Thursday, August 23, 2012

Fashions from Godey's Lady's Book, February 1853

As we mentioned in the first post in this series, we recently stumbled across a bound volume of Godey's Lady's Book from 1853. Once a month now, I'll post the collection of fashion-related plates and articles that appeared in each monthly issue.  January's fashions can be found here.

I apologize in advance for the quality of the images. Although I have a scanner, I've discovered that there's no way I can preserve the integrity of the already fragile binding of the book and lay it flat. That means photos are the only options, and even those are difficult to achieve because of the tightly bound pages. I've done my best to ensure that everything is as clear and visible and undistorted as possible, but if there's something you really can't read or see and would like to have clarified, just let me know and I'll see what more I can do. I've set the images up so that if you click on them, they'll link you to their flickr page, where you'll be able to enlarge them all considerably and thus more easily read each one. Enjoy!

Godey's Lady's Book, February 1853 1
1853 Riding habit.
 
"Riding dress of an entirely new style, and intended for the coming spring season.  The habit itself is of black pelisse cloth (a light broadcloth), the skirt being separate from the corsage, and plaited with broad plaits into a band, hooked or buttoned firmly about the waist.  The basque is cut away very much in front, and displays a vest of buff fastened with small gilt buttons.  The trimming upon the basque, and to the left of the skirt, is a rich ribbon or fold of green moir d'antique; the broad Vandyke collar of plain linen is fastened by a black silk necktie.  Brown beaver hat, with a heavy plume, and gauntlet gloves, complete this elegant equestrian costume."

Godey's Lady's Book, February 1853 2
A necktie in tapisserie d'auxerre.

Godey's Lady's Book, February 1853 3
An invalid's cap and a nightcap;
pattern for eyelet-hole edging.

Godey's Lady's Book, February 1853 4
 
"Fig. 1st. - Walking dress of brown cashmere, the skirt composed of five flounces, edged with heavy embroidery of dots, to imitate raised velvet spots, in large scallops.  The basque is trimmed to correspond, and the sleeves are in full flounces to match the skirt, a heavy, but novel style.  Full cambric undersleeves, with two deep ruffles at the wrist, to carry out the complete effect of the dress, and a chemisette en suite.  White satin and rich silk bonnet, with a wreath of blue convolvulus inside the brim; a heavy veil of blonde is the only external ornament.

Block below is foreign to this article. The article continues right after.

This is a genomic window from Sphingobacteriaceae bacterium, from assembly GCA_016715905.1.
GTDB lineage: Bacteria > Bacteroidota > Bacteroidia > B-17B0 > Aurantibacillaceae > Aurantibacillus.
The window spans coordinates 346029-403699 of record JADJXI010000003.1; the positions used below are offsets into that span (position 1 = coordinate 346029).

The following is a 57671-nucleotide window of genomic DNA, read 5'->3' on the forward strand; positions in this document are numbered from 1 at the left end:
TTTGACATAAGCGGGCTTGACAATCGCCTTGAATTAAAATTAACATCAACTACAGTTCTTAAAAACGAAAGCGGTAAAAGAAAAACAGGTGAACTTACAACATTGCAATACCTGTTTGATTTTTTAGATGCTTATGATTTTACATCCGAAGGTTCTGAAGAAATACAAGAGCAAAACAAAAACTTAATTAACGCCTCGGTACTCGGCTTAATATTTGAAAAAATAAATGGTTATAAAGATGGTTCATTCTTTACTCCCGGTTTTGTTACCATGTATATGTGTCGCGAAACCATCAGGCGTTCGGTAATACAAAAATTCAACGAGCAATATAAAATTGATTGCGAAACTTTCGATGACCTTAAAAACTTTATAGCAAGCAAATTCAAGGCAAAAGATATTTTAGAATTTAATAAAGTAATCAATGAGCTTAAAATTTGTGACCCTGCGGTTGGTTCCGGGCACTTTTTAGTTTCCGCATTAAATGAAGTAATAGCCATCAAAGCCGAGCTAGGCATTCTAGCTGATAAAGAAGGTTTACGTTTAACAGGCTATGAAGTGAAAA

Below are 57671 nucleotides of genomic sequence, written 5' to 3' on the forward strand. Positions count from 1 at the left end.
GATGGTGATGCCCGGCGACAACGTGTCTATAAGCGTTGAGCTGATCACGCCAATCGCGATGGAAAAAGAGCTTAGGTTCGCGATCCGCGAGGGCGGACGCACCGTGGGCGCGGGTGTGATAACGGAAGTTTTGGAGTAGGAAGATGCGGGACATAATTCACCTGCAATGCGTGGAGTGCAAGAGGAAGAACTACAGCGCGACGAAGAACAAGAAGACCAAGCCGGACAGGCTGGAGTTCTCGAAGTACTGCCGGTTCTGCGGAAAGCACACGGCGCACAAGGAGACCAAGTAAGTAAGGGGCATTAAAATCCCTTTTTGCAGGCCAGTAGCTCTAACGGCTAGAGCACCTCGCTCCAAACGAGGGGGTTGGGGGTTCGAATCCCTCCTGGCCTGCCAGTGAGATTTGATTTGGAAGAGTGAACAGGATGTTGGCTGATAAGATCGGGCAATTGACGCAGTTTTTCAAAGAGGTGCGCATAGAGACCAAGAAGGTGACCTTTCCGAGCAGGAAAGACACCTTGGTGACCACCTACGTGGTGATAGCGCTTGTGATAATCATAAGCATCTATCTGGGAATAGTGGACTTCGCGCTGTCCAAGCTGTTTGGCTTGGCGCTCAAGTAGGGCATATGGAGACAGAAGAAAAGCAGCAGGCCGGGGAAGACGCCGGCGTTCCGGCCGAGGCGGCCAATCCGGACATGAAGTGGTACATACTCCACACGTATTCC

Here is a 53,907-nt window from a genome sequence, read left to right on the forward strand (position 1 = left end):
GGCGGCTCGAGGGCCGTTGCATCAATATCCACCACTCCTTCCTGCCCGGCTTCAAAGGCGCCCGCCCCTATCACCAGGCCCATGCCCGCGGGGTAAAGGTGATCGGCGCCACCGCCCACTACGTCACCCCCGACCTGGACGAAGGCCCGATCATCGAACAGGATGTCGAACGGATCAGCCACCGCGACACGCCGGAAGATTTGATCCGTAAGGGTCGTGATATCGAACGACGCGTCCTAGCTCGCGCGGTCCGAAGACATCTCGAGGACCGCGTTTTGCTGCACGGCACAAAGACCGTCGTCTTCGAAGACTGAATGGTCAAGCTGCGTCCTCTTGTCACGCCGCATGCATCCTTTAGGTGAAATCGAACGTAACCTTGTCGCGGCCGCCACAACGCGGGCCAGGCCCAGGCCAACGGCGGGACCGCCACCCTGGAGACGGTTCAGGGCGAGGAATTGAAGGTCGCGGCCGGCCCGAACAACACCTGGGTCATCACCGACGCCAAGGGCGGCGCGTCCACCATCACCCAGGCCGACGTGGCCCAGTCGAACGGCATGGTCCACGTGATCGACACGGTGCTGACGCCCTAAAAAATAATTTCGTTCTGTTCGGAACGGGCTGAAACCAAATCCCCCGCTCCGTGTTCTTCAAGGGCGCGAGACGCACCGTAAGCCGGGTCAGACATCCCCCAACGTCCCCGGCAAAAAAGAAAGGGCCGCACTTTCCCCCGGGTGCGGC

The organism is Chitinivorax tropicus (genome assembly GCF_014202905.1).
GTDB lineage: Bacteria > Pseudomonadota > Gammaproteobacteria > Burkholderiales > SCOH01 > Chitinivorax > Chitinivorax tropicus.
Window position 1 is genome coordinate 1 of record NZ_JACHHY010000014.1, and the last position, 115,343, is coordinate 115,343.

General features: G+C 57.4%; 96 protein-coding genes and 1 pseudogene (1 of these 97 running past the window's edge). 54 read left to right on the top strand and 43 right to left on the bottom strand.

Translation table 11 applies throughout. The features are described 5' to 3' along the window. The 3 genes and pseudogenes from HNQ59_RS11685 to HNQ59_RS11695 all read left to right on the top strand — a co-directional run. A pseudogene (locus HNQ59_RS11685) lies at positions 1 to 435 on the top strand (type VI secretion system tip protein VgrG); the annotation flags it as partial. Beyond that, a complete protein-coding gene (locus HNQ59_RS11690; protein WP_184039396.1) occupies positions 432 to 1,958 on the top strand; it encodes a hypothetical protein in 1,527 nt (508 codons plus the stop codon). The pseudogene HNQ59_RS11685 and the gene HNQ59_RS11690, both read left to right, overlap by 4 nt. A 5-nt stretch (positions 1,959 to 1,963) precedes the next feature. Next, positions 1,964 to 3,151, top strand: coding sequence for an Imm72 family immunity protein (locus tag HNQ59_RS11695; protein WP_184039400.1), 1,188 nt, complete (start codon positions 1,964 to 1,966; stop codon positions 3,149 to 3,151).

"Fig. 2d. - Evening-dress of white Swiss muslin, intended for a young girl just entering society.  The skirt is in four deep flounces, edged with an embroidery of scallops.  The corsage is round, the fullness being disposed sheaf fashion from the waist to the shoulder, where it is edged by a narrow Velencienne lace.  The sleeves are arranged to correspond, and the sole trimming consists of a broad ribbon of bright plaids, white and blue, green and rose color, or any other shade that may strike the fancy, placed en V on the back of the corsage, and from the shoulder to the waist, where it is confined by a girdle, and falls nearly to the hem of the dress in long flowing ends, like a scarf."


If you'd like to use or re-post or share these images, you're certainly welcome to do so. The only thing we ask is that credit is given where due: please provide a link back to this blog with the re-posted picture. Thanks!

2 comments:

lahbluebonnet said...

Oh wow, what a great find! I think the images came out quite fine for a bit of historical research!
Laurie

Sarah Rachelle said...

That is a wonderful book to find! I love the dress on the right in that last fashion plate. Very pretty.